The Cornell note-taking system is a widely-used notetaking system devised in the 1950s by Walter Pauk, an education professor at Cornell University. Pauk advocated its use in his best-selling How to Study in College, but its use has spread most rapidly in the past decade.Help with Cornell Notes:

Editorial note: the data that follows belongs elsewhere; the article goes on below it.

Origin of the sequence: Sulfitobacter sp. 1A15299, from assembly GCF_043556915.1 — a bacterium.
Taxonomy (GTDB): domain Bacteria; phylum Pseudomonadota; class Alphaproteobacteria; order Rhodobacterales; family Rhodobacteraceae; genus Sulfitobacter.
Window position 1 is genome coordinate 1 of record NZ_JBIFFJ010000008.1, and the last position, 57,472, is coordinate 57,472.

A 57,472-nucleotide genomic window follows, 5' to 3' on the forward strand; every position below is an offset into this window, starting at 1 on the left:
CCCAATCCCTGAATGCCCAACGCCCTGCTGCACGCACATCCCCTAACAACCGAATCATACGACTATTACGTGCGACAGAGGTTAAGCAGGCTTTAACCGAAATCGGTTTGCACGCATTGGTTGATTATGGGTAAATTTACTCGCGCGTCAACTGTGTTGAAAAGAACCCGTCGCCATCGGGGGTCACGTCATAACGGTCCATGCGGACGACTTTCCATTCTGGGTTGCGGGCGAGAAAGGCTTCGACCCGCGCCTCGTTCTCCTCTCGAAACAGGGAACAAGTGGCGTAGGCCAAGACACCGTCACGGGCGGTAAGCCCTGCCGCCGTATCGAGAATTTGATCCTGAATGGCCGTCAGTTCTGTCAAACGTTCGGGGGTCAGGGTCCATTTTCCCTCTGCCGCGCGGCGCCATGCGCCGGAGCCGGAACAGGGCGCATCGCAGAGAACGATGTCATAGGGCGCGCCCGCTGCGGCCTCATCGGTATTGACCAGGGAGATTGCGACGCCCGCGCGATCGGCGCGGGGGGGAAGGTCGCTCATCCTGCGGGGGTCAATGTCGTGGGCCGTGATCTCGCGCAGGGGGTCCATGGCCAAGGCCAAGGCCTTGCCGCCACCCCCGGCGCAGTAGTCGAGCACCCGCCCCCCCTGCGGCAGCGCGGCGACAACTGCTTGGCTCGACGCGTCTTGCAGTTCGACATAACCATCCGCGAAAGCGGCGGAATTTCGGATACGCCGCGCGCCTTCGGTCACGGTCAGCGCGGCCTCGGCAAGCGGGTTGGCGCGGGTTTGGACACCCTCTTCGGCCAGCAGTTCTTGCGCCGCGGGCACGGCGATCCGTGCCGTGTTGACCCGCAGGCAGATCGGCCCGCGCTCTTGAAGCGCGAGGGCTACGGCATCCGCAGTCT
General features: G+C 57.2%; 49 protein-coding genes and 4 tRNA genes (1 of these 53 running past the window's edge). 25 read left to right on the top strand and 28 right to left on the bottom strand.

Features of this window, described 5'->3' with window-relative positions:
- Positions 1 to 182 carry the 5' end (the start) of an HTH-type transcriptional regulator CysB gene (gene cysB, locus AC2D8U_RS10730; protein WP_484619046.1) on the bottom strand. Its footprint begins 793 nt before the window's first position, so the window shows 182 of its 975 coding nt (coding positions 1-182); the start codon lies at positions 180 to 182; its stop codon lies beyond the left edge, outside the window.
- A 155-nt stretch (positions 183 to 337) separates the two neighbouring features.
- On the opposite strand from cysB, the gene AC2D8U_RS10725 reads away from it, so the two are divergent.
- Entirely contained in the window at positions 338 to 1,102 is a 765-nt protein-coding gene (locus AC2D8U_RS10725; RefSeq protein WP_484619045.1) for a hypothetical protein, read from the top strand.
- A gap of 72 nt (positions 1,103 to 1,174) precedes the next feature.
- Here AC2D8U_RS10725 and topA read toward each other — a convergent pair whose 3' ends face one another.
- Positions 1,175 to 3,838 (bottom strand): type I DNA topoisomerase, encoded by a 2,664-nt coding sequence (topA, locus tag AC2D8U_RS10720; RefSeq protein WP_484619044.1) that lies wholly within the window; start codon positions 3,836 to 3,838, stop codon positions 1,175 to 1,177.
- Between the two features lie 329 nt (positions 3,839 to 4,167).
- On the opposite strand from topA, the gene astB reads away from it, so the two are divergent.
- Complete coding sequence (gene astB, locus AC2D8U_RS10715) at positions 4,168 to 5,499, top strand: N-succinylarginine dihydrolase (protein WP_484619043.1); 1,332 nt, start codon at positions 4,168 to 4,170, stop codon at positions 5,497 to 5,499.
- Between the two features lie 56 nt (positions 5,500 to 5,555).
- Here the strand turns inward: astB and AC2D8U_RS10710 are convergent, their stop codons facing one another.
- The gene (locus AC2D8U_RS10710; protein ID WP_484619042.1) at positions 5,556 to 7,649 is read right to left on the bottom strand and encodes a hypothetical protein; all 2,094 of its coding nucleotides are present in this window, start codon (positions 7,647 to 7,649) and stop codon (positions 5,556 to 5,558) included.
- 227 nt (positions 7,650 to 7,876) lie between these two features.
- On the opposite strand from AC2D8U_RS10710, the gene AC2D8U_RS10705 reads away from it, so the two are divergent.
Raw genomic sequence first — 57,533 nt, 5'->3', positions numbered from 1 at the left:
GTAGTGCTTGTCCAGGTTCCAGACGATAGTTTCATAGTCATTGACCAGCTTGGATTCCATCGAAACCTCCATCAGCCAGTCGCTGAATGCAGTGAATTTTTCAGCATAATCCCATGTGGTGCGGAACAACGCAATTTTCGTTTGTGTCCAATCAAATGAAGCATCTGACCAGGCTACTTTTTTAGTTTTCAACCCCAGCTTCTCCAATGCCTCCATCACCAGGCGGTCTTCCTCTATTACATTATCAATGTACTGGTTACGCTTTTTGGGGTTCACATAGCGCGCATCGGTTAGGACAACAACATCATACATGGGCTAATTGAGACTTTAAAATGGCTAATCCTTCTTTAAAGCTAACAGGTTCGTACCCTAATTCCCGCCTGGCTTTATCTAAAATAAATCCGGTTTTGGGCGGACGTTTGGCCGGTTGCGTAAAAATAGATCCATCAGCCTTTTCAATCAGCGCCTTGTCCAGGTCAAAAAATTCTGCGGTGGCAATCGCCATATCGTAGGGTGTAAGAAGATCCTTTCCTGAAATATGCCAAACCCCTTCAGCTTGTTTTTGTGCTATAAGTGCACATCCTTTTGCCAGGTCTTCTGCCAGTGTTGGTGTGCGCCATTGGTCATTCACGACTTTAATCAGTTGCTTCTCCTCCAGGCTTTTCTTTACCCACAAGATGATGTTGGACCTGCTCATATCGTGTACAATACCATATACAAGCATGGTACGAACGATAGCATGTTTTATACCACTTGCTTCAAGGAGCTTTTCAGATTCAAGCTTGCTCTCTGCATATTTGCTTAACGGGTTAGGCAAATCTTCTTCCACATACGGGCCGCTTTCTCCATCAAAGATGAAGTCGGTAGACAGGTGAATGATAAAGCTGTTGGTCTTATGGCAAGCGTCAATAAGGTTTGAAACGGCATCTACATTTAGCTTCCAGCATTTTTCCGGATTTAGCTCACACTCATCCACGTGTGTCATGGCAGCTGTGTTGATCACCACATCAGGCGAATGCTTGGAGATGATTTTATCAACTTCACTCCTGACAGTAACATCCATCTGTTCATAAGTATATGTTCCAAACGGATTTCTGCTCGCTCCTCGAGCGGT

Five Rs of Note Taking1. Record. During the lecture, as many meaningful facts as possible are recorded.2. Reduce. As soon after class as possible, ideas and facts are concisely summarized in the Recall Column. Summarizing clarifies meanings and relationships, reinforces continuity, and strengthens memory.3. Recite. Most of the page is covered and the student tries to recall as much of the lecture as possible, using only what has been written in the Recall Column. This procedure helps to transfer the facts and ideas to the long term memory.4. Reflect. The student's own opinion is distilled from the notes. This also has the effect of training the mind to find and categorize vital information, leading to more efficient memorization.5. Review. The student reviews the notes briefly but regularly. Because of the highly condensed nature of the notes, the student remembers a significant amount of material.